Suing the Government as a 'Joint Employer' - Evolving Pathologies of the Blended Workforce
Steven L. Schooner
George Washington University - Law School
Collin D. Swan
Office of Suspension and Debarment, The World Bank; George Washington University - Law School
Government Contractor, Vol. 52, No. 39, p.341, October 2010
GWU Legal Studies Research Paper No. 517
GWU Law School Public Law Research Paper No. 517
As the 'blended workforce' - a realm in which contractors work alongside, and often are indistinguishable from, their Government counterparts - becomes more commonplace, the distinction between civil servants, members of the military and contractor employees increasingly blurs. One intriguing (and, apparently, accelerating), yet little-known trend is that contractor employees are more frequently suing the Government, alleging employment discrimination on the part of Government managers, supervisors or even coworkers. This short piece discusses the evolving 'joint employer' liability doctrine. It suggests that The federal courts' and the EEOC's willingness to define federal agencies as de facto employers of contractor employees is further evidence that the prohibition on personal service contracts is - or should now be deemed - a dead letter. Ultimately, it concludes that both the Government and its contractors need to understand that, as federal agencies continue to rely on contractors for their staffing needs, the ability to distinguish between civil servants and contractors - in the eyes of the law - will become increasingly more difficult.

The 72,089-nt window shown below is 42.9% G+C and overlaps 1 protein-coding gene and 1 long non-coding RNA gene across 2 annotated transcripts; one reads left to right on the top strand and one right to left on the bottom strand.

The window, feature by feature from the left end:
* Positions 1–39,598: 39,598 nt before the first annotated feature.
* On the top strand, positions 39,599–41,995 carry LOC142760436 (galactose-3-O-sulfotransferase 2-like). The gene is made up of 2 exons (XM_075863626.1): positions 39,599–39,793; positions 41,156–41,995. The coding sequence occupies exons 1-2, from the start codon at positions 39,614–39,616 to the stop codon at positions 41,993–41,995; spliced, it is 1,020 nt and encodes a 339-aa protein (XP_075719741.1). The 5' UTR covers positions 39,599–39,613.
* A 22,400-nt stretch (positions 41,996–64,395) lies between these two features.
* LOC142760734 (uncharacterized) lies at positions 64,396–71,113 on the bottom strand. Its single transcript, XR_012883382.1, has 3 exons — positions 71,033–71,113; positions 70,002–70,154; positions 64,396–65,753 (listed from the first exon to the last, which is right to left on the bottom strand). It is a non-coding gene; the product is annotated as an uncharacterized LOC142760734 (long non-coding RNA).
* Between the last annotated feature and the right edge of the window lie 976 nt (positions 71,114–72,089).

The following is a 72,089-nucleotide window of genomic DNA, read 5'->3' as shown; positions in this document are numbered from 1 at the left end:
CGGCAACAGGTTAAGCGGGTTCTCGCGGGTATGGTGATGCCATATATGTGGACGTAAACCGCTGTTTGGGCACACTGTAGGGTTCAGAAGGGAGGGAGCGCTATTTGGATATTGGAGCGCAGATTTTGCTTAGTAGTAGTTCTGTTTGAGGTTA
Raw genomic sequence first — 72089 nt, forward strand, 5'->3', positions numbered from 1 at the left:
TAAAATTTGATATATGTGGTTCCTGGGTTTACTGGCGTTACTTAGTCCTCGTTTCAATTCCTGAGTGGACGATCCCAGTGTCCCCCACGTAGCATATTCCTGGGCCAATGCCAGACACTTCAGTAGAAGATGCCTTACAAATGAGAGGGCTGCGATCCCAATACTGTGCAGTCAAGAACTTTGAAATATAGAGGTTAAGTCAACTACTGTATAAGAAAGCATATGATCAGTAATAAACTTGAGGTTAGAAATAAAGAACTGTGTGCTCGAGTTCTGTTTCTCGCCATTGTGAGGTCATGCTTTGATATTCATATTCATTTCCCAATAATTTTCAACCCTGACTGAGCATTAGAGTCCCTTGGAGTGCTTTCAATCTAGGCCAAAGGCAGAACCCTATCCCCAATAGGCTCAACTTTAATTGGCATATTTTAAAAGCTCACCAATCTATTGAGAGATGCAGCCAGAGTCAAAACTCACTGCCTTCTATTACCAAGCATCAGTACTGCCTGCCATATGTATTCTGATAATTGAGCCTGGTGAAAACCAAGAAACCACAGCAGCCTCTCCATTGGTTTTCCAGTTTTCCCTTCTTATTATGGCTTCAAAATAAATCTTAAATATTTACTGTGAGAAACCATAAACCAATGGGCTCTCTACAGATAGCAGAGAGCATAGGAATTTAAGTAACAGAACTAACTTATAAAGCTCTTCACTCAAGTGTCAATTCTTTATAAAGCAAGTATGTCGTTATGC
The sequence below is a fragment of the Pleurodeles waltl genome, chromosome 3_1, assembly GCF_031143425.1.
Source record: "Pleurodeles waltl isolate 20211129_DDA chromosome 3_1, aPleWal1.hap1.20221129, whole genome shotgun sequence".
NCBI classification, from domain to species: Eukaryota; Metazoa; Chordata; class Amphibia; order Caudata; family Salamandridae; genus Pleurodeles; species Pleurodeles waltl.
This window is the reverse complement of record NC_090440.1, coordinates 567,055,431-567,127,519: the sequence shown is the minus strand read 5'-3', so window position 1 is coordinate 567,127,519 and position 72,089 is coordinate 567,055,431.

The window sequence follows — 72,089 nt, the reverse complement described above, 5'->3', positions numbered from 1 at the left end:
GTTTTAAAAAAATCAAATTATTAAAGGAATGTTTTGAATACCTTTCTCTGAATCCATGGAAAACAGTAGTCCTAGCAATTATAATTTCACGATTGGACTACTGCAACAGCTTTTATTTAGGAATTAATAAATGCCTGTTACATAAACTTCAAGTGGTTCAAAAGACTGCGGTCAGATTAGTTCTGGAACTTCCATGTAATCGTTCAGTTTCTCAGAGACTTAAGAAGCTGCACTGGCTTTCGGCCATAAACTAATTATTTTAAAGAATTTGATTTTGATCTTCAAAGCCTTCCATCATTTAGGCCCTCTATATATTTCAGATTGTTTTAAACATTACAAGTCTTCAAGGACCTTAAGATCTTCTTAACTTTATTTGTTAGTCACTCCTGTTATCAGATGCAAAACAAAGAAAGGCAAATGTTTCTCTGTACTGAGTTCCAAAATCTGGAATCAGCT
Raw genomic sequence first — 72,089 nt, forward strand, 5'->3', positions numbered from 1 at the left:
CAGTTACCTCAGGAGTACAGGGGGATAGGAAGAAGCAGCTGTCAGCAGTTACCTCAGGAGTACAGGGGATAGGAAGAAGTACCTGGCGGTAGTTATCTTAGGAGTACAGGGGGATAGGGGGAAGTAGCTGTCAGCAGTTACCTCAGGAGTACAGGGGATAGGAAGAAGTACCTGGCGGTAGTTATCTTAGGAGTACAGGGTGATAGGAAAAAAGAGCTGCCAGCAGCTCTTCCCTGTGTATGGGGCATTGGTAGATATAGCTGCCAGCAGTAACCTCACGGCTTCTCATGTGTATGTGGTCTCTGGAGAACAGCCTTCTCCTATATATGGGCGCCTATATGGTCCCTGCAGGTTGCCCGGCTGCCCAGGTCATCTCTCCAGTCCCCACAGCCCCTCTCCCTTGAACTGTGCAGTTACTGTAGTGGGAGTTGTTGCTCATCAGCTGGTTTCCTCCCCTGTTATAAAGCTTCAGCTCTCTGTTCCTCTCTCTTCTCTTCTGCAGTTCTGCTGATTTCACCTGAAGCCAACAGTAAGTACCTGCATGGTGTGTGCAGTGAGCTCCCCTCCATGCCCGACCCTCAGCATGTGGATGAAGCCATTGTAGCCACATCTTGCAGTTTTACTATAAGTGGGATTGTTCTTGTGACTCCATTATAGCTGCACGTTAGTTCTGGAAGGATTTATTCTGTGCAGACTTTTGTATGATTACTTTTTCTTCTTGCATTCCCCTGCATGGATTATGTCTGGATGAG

Number of Pages in PDF File: 7
Keywords: blended workforce, personal services contracts, outsourcing, Title VII, joint employer liability, employment discrimination, EEOC
JEL Classification: H57, J71, K12, K23, L33, L84
Date posted: October 21, 2010 ; Last revised: May 31, 2012
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